One of rock’s most innovative bands – the Doors, from their appearance on the Smothers Bros.
Note that Robby Krieger is sporting a black eye in this video, which he received from:
1) Getting into a fight with Jim
2) A car accident
3) A guy went to punch Jim for being a “hippie”. Jim ducked, nailed Robby right in the eye.
All of these have been said by band members.
I got to meet Robby in 1983 when we had him play at Cal State Fullerton – a free show at noon on a Wednesday in the middle of campus!
The regulator over Fannie Mae and Freddie Mac pushed back against mounting pressure that the mortgage finance giants start reducing the principal owed on troubled loans, insisting the practice could hurt taxpayers and that alternatives were better at avoiding foreclosures.
Edward J. DeMarco, acting director of the Federal Housing Finance Agency, told U.S. senators Tuesday that reducing the principal on mortgages owned or guaranteed by Fannie and Freddie would not protect taxpayers.
The government has pumped about $183 billion in taxpayer money into the companies, which the agency seized in 2008 as they teetered on the brink of bankruptcy.
Lawmakers, especially Democrats, have maintained that the agency needed to direct Fannie and Freddie to write down the mortgage principal on loans that exceeded the value of homes when struggling borrowers were facing foreclosures.
Five of the nation’s major banks agreed to similar terms to settle a nationwide lawsuit. Fannie and Freddie, which own or guarantee 60% of existing mortgages and back 75% of all new mortgages, was not part of that lawsuit.
DeMarco said executives at Fannie and Freddie advised him that it wasn’t “in the best interest of the companies” to write down mortgage principal to reduce foreclosures. The companies would lose part of the total amounts lent out.
He touted other steps, such as interest rate reductions that Fannie and Freddie have approved, to help keep struggling homeowners from defaulting.
“Foreclosure is the worst possible outcome in most instances. It is the most costly, it is the most devastating to the family, and it is the most devastating to the neighborhood,” DeMarco told the Senate Banking Committee.
The agency has “a responsibility to find all prudent actions” to prevent foreclosures, he said. Refinancing, modifying the lengths of loans and deferring payments on mortgage principal are more effective at keeping people in their homes without increasing the risk of losses at Fannie and Freddie, DeMarco said.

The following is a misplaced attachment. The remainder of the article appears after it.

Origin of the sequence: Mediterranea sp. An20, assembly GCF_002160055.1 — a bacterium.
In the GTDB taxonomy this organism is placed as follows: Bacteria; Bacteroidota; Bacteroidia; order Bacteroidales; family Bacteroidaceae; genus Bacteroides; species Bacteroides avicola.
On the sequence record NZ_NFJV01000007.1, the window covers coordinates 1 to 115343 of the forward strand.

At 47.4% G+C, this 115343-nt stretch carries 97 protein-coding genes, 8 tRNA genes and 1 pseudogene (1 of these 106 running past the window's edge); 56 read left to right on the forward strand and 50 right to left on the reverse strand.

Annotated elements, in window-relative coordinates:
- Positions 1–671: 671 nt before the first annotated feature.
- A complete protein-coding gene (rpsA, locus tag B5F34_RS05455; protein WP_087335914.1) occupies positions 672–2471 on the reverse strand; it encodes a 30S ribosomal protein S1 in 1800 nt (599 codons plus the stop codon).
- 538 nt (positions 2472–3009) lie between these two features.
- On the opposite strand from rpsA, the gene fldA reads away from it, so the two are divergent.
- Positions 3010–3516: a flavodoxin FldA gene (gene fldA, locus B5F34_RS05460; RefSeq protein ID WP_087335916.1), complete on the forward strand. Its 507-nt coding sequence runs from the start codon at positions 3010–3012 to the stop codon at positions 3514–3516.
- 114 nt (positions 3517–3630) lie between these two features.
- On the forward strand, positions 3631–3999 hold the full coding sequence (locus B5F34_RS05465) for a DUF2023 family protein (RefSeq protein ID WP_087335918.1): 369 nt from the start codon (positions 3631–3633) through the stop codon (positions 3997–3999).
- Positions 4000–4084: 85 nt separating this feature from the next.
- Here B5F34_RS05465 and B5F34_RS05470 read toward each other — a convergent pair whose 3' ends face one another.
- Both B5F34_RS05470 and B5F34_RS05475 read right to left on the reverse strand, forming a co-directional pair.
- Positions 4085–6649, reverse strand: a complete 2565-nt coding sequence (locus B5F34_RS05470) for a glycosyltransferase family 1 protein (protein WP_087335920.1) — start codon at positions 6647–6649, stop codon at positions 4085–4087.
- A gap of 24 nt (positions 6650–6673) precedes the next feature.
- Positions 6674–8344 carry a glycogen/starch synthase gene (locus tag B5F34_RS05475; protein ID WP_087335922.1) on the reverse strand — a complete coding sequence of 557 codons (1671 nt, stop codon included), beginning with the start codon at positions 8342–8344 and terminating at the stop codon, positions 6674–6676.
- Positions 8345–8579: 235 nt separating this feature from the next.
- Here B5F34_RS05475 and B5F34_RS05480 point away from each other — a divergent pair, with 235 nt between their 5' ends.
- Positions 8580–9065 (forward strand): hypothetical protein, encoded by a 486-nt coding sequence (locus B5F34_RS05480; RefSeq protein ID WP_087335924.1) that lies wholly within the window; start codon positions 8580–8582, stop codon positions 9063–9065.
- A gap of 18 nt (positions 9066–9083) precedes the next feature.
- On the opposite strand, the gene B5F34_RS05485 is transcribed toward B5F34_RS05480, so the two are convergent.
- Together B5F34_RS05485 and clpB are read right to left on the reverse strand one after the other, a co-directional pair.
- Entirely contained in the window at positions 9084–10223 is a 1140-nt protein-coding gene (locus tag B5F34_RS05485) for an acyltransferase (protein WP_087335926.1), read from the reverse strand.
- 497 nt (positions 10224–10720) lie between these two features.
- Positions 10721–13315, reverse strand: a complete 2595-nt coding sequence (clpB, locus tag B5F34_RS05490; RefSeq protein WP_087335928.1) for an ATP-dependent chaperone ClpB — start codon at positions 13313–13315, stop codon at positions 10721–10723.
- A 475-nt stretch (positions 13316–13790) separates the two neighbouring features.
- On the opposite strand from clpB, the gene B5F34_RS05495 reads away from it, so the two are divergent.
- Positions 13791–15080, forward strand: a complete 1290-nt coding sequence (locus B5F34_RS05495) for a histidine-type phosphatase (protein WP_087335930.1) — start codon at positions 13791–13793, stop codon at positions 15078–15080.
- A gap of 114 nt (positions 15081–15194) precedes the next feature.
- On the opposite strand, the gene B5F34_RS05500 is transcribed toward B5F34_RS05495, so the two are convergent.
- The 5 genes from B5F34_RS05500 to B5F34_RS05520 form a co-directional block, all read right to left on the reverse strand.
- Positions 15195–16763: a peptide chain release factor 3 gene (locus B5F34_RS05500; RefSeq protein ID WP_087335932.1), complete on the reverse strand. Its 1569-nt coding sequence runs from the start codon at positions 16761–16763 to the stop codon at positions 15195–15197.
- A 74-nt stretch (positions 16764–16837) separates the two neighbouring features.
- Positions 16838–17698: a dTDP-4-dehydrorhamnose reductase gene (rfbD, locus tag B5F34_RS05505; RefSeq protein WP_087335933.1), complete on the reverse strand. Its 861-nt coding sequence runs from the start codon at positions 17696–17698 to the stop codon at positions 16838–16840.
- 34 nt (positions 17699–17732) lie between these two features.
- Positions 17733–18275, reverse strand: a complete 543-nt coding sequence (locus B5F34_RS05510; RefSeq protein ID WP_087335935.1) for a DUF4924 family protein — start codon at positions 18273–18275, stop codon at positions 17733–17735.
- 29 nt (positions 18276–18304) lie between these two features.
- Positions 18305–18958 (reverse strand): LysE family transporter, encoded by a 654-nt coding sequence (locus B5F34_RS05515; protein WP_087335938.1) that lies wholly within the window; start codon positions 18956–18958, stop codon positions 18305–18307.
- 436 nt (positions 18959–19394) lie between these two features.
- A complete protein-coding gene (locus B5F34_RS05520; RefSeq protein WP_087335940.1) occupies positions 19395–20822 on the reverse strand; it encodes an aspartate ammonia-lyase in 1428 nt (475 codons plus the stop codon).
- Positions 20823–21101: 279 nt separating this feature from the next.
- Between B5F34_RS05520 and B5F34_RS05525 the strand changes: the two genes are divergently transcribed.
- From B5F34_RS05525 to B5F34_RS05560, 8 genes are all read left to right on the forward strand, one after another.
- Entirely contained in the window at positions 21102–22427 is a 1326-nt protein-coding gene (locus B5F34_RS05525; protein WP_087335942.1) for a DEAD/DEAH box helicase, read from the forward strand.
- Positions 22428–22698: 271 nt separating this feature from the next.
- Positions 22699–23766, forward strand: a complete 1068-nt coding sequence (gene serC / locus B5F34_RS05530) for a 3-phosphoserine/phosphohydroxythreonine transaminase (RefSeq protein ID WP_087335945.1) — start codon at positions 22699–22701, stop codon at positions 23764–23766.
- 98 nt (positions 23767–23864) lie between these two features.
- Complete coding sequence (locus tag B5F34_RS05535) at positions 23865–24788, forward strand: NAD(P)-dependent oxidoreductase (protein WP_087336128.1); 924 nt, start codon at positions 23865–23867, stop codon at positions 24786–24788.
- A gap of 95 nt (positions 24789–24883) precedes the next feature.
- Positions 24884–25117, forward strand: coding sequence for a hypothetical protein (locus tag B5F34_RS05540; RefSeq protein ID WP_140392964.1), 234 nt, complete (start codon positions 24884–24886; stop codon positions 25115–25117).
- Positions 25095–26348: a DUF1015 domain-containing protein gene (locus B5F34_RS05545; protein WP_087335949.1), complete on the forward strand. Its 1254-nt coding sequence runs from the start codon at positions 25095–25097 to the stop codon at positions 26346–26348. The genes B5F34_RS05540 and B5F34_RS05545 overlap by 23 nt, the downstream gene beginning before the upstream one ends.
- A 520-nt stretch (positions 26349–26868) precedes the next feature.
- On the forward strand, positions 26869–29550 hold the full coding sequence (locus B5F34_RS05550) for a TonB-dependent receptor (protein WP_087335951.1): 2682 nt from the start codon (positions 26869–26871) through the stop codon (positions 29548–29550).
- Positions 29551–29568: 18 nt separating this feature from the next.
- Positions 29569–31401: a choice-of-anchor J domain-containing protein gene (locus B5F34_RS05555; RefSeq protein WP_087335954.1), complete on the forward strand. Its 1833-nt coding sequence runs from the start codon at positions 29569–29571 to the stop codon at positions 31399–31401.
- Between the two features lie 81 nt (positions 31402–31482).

Democrats argued that principal reductions would help stabilize the housing market, ultimately reducing taxpayer losses on the Fannie and Freddie bailout because mortgages would not end up in foreclosures.
“In my view, the FHFA has shown a dismal lack of initiative in the housing crisis and needs to be far more aggressive in taking steps that can help both homeowners and taxpayers,” said Sen. Robert Menendez (D-N.J.).
“The banks are finding it profitable to give principal reductions to about 20% of their own loans while, ironically, the government isn’t allowing principal reductions on any loans,” he said.
Housing and Urban Development Secretary Shaun Donovan said that principal reduction was the one foreclosure-prevention tool that the administration has made the least progress in employing.
But FHFA is an independent agency. DeMarco had been chief operating officer at the agency and became acting director in 2009. The White House has tried to replace him, but Senate Republicans blocked confirmation of President Obama’s nominee for the job.
Republicans, who oppose more government intervention in the housing market, praised DeMarco. But he acknowledged that “there appears to be a lot of criticism” of his performance.
California Atty. Gen. Kamala D. Harris has called on DeMarco to resign.
In a letter released Monday, she asked him to freeze foreclosures in the state until the agency did a “thorough, transparent analysis of whether principal reduction is in the best interests of struggling homeowners as well as taxpayers.”
Also Monday, 115 House members wrote to DeMarco to urge him to allow Fannie and Freddie to write down loan principals.
Hat tip to daytrip for sending this along, from thenytimes.com:
THE $26 billion foreclosure settlement deal announced this month arrived in the final throes of Hollywood’s annual awards season. It also arrived too late for my neighbor, a screenwriter and director who moved out of her two-bedroom house the week before last, after her bank foreclosed on the property.